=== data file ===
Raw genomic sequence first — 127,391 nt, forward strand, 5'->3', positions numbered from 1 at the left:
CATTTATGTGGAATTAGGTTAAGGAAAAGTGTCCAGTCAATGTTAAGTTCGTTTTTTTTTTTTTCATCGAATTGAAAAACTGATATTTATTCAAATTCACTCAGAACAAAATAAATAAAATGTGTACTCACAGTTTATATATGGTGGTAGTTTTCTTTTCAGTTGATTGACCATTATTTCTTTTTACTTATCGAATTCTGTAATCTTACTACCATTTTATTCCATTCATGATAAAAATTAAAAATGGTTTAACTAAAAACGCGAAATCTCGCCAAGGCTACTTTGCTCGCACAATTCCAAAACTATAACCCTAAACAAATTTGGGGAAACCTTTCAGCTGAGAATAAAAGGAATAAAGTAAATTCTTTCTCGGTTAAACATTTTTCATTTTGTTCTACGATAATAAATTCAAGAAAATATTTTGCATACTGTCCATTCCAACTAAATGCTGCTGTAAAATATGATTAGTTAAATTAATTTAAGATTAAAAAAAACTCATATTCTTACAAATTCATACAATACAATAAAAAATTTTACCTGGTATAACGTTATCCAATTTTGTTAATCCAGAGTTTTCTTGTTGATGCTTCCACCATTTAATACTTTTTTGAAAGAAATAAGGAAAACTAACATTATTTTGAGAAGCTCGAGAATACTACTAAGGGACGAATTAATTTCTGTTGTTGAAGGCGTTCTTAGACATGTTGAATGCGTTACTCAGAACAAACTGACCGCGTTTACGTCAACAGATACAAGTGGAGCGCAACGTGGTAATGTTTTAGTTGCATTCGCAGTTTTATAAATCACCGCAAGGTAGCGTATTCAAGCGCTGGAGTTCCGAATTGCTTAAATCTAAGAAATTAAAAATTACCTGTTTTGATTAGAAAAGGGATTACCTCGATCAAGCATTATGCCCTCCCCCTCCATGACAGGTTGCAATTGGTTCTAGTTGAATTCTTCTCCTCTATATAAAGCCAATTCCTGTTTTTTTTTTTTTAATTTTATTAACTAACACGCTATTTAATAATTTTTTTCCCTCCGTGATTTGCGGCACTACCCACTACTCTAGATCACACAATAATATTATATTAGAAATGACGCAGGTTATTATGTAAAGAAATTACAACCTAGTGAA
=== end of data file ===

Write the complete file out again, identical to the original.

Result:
Raw genomic sequence first — 127,391 nt, forward strand, 5'->3', positions numbered from 1 at the left:
CATTTATGTGGAATTAGGTTAAGGAAAAGTGTCCAGTCAATGTTAAGTTCGTTTTTTTTTTTTTCATCGAATTGAAAAACTGATATTTATTCAAATTCACTCAGAACAAAATAAATAAAATGTGTACTCACAGTTTATATATGGTGGTAGTTTTCTTTTCAGTTGATTGACCATTATTTCTTTTTACTTATCGAATTCTGTAATCTTACTACCATTTTATTCCATTCATGATAAAAATTAAAAATGGTTTAACTAAAAACGCGAAATCTCGCCAAGGCTACTTTGCTCGCACAATTCCAAAACTATAACCCTAAACAAATTTGGGGAAACCTTTCAGCTGAGAATAAAAGGAATAAAGTAAATTCTTTCTCGGTTAAACATTTTTCATTTTGTTCTACGATAATAAATTCAAGAAAATATTTTGCATACTGTCCATTCCAACTAAATGCTGCTGTAAAATATGATTAGTTAAATTAATTTAAGATTAAAAAAAACTCATATTCTTACAAATTCATACAATACAATAAAAAATTTTACCTGGTATAACGTTATCCAATTTTGTTAATCCAGAGTTTTCTTGTTGATGCTTCCACCATTTAATACTTTTTTGAAAGAAATAAGGAAAACTAACATTATTTTGAGAAGCTCGAGAATACTACTAAGGGACGAATTAATTTCTGTTGTTGAAGGCGTTCTTAGACATGTTGAATGCGTTACTCAGAACAAACTGACCGCGTTTACGTCAACAGATACAAGTGGAGCGCAACGTGGTAATGTTTTAGTTGCATTCGCAGTTTTATAAATCACCGCAAGGTAGCGTATTCAAGCGCTGGAGTTCCGAATTGCTTAAATCTAAGAAATTAAAAATTACCTGTTTTGATTAGAAAAGGGATTACCTCGATCAAGCATTATGCCCTCCCCCTCCATGACAGGTTGCAATTGGTTCTAGTTGAATTCTTCTCCTCTATATAAAGCCAATTCCTGTTTTTTTTTTTTTAATTTTATTAACTAACACGCTATTTAATAATTTTTTTCCCTCCGTGATTTGCGGCACTACCCACTACTCTAGATCACACAATAATATTATATTAGAAATGACGCAGGTTATTATGTAAAGAAATTACAACCTAGTGAA